Half of U.S. Smoke Free

A study conducted by the Centers for Disease Control and Prevention (CDC) has indicated that by 2020 or sooner, the entire nation could have laws banning smoking in all indoor areas of private sector work sites, restaurants and bars. These places are major sources of secondhand smoke exposure.

The projection is based on the rate at which states have been adopting comprehensive smoke-free laws. In just the past ten years, 25 states and the District of Columbia have enacted these laws, the CDC report stated.

The study, published in the Morbidity and Mortality Weekly Report, lists the smoke-free status of every State and the District of Columbia. In addition to listing the states with comprehensive smoke-free laws and the years they went into effect, the report also lists the states that have laws prohibiting smoking in one or two—but not all three—of the venues. Currently, 25 states do not have a comprehensive smoke-free law, including Florida, which is smoke-free in two locations: work sites and restaurants; but not bars.

It also identifies eight states that have less restrictive laws, such as those allowing smoking in designated areas or areas with separate ventilation. And the study details the seven remaining states that have no statewide smoking restrictions in place: Indiana, Kentucky, Mississippi, South Carolina, Texas, West Virginia, and Wyoming.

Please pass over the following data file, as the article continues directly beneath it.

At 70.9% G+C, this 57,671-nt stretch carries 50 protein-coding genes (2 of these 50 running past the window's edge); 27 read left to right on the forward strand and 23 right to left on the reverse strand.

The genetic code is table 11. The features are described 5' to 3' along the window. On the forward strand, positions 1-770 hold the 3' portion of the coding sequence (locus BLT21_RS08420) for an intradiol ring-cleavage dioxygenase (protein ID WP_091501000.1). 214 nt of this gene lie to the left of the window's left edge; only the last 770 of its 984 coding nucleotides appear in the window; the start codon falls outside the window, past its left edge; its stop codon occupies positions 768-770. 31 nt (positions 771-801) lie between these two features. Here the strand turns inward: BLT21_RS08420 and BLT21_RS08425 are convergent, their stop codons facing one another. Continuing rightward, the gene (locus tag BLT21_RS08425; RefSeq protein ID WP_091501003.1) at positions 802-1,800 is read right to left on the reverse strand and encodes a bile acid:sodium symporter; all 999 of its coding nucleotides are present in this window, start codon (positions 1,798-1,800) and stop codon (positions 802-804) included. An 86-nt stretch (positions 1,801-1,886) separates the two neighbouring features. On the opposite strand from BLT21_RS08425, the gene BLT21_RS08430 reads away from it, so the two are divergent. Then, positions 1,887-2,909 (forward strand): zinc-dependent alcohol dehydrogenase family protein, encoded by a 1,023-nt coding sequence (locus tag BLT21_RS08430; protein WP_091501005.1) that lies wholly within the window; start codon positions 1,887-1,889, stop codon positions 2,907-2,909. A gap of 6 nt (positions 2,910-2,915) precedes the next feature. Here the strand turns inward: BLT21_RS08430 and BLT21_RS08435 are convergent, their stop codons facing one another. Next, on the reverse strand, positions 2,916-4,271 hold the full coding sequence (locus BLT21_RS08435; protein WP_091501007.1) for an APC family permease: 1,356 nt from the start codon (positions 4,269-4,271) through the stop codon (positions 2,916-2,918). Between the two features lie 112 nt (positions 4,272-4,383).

“Eliminating smoking from work sites, restaurants and bars is a low-cost, high-impact strategy that will protect nonsmokers and allow them to live healthier, longer, more productive lives while lowering health care costs associated with secondhand smoke,” says CDC director Thomas Frieden, M.D. “While there has been a lot of progress over the past decade, far too many Americans continue to be exposed to secondhand smoke at their workplaces; increasing their risk of cancer and heart attacks.”

Despite increased adoption of state and local smoke-free laws, approximately 88 million nonsmoking Americans aged 3 and older are still exposed to secondhand smoke each year. The 2010 Surgeon General’s Report makes it clear that there is no safe level of exposure to tobacco smoke—including secondhand smoke.

“Completely prohibiting smoking in all public places and workplaces is the only way to fully protect nonsmokers from secondhand smoke exposure,” says Ursula Bauer, Ph.D., Director of the CDC’s National Center for Chronic Disease Prevention and Health Promotion.

A study published in the American Health Foundation and Academic Press issue of 2001, has shown that acupuncture does have a positive effect on the cessation of smoking. The results were that the test group “showed a maintained reduction in smoking”, while “no lasting effect was seen” for the control group. It confirmed that “acupuncture treatment may help motivated smokers to reduce their smoking, or even quit smoking completely”. Acupuncture treatments are an integral part of making half of the U.S. smoke free.

For more information about acupuncture treatments and how to quit smoking, call the Acupuncture and Massage College at (305) 595-9500.



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